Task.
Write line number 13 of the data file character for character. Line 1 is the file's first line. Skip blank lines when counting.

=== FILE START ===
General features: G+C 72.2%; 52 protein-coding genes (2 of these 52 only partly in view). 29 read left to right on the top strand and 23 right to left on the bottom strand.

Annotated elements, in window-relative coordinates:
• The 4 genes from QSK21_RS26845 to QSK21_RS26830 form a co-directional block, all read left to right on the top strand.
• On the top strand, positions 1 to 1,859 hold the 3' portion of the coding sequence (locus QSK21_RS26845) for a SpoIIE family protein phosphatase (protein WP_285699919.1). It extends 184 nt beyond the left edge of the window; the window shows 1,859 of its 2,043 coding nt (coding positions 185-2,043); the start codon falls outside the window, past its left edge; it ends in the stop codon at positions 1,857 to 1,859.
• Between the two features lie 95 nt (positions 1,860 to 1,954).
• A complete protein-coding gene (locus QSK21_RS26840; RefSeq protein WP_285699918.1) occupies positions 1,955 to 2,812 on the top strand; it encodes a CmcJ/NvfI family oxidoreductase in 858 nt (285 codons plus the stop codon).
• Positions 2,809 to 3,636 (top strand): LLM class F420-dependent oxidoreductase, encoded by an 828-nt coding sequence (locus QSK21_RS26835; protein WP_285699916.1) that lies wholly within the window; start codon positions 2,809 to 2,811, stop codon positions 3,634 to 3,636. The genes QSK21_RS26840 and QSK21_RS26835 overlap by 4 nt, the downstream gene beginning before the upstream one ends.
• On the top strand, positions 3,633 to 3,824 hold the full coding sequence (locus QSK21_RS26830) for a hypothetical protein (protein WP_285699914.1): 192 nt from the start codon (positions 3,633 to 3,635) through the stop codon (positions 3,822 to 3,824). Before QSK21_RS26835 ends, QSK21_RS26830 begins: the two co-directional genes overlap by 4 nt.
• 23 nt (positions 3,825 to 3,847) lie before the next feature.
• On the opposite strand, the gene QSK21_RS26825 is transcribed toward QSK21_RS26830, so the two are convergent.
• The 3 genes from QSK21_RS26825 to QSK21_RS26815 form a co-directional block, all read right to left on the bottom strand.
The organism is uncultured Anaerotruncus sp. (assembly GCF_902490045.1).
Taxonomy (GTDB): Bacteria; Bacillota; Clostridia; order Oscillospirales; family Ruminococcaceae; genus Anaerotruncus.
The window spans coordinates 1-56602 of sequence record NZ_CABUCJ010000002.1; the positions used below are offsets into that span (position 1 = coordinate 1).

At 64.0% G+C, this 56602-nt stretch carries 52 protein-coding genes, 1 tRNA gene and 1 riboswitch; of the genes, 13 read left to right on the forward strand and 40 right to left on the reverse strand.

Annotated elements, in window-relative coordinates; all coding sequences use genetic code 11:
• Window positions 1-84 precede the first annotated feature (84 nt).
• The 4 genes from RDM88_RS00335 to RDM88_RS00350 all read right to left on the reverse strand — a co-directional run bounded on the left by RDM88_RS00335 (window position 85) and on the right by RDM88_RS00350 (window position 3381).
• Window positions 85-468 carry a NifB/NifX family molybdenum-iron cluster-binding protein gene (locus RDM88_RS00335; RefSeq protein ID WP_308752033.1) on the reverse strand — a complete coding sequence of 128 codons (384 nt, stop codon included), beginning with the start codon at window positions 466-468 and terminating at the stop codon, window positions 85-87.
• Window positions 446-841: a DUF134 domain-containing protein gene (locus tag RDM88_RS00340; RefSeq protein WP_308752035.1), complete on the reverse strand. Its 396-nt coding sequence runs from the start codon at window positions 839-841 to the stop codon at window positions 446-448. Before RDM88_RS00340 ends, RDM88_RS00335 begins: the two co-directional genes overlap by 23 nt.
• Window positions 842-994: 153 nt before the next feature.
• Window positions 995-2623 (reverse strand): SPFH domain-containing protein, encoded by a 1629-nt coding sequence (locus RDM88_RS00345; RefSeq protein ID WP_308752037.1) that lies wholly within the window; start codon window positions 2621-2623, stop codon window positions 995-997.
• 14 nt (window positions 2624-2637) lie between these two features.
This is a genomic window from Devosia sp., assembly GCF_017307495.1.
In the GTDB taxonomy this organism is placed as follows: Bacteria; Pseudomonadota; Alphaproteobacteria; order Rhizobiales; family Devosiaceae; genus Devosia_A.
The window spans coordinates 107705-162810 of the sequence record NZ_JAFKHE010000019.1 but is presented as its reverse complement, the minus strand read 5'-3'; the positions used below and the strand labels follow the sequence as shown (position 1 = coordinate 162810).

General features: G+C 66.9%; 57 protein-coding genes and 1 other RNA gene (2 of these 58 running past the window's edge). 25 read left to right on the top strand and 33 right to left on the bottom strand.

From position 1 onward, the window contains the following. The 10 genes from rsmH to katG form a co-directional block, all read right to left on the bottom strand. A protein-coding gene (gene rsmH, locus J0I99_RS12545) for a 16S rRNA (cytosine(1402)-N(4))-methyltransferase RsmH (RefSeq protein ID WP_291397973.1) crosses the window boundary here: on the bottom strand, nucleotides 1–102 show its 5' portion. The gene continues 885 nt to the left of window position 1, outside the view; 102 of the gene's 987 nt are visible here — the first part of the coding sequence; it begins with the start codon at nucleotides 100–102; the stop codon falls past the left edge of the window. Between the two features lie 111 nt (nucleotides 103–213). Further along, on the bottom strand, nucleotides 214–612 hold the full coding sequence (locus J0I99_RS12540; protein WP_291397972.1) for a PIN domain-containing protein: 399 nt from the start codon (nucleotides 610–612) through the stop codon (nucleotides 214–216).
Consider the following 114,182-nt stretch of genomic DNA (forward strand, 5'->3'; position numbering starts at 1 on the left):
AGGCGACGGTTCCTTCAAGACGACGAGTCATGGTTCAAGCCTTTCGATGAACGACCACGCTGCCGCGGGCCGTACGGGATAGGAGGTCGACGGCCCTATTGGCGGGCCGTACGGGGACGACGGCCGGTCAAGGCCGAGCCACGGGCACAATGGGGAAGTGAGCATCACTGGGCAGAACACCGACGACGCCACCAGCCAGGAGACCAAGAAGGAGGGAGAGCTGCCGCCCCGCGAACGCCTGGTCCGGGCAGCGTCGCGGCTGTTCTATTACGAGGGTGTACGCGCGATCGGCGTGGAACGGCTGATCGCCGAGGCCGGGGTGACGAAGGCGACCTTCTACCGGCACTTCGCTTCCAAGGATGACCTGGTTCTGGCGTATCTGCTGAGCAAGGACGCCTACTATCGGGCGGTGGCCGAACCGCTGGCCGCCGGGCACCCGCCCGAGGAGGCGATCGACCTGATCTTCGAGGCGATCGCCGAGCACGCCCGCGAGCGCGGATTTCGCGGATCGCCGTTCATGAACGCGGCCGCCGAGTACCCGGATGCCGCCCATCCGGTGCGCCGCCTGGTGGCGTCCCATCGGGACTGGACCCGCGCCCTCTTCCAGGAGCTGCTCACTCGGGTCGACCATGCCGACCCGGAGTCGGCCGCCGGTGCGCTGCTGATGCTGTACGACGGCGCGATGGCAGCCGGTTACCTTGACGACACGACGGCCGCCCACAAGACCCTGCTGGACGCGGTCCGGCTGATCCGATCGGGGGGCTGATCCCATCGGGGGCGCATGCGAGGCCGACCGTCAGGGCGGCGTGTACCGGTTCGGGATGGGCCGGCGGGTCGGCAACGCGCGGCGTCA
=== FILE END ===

Taxonomy (GTDB): Bacteria; Bacillota; Clostridia; order Oscillospirales; family Ruminococcaceae; genus Anaerotruncus.